Laying poolside is the quintessential way to spend a scorching summer day. It’s easy to imagine the fun that comes with owning a pool—floating in a tube on Caribbean blue waters, family poolside volleyball, romantic moonlit dips—without considering the responsibility that comes with it.
The truth is, owning a pool requires regular upkeep and maintenance: weekly vacuuming, chemical testing, and inspecting various filters, pumps, heaters, and more. By understanding the cost of owning a pool and how to properly care for it, you can learn to avoid the common and costly mistakes that take the fun out of pool ownership.
Here are six easy ways to keep your pool party-ready this summer:
Fortunately, you don’t have to be a chemist to maintain proper chemical levels in your pool. Using chlorine and pH testing strips to clean your pool is straightforward with modern testing kits.
The colors on a testing kit chart represent your pH level, which tells you if you added too much or not enough chlorine. The ideal amount of chlorine and pH is:
If your pool doesn’t match these standards, simply adjust the chemicals or water levels.
Test your pool’s chemical levels at least once a week to keep maintenance work low and the water ready for swimming.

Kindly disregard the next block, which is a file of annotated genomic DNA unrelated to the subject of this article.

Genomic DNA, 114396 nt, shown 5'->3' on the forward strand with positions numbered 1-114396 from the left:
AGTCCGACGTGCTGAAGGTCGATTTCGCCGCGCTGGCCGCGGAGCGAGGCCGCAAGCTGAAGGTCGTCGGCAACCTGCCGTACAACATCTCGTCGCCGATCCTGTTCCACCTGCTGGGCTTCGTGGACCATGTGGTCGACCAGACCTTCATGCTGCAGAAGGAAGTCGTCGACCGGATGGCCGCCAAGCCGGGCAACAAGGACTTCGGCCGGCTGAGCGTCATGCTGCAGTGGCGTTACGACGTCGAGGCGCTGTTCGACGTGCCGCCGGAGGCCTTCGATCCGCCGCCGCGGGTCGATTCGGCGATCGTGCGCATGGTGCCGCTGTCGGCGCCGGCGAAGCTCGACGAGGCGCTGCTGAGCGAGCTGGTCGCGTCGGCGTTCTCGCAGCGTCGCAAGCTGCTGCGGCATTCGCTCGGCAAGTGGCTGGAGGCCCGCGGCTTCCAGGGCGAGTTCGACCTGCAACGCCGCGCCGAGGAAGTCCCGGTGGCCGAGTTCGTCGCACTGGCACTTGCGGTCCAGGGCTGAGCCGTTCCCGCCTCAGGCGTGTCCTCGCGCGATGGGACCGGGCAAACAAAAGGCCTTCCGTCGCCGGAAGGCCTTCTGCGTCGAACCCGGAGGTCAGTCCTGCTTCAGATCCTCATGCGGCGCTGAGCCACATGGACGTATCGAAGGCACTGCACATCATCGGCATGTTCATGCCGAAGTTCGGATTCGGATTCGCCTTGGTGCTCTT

One of the easiest (but most important) pool maintenance chores is skimming the top of the pool every day for leaves, bugs, and dirt. This helps your water circulate correctly and keeps you from having to add chlorine too often, improving pool feel and aesthetics.
Make sure to clean out the strainer basket and scrub the sides of the pool with a brush or pumice stone about once a week to prevent algae buildup. These tiny chores go a long way in keeping your pool clear and bacteria free.
Pool vacuums come in a wide variety of styles and prices, from largely automated robotic cleaners to handheld systems with telescopic poles.
Vacuuming the pool can require a little bit of work to set up, but it is a key ingredient to a healthy pool. The process can be about as fast and simple as vacuuming a carpet indoors once you’re familiar with the equipment.
For safety, make sure to wear protective eye goggles and rubber gloves when shocking the pool. Here are a few tips to help get you started:
Just be sure to wait until chlorine levels are back to normal (anywhere from 15 minutes to 8 hours, depending on the kind of shock you used) before going for a swim or you risk serious skin irritation.
If your water level gets too low it could reduce safety and ruin your pool’s pump. Adding water is easy: just grab a hose and fill it up. Be careful not to overfill your pool, though. Renting a pump to lower the water level can be labor intensive and expensive.
Getting a yearly checkup by an expert to make sure all your equipment is working will save you money and keep your pool operating all summer long.
Editor’s Note: This was originally published on RISMedia’s blog, Housecall. See what else is cookin’ now at blog.rismedia.com:
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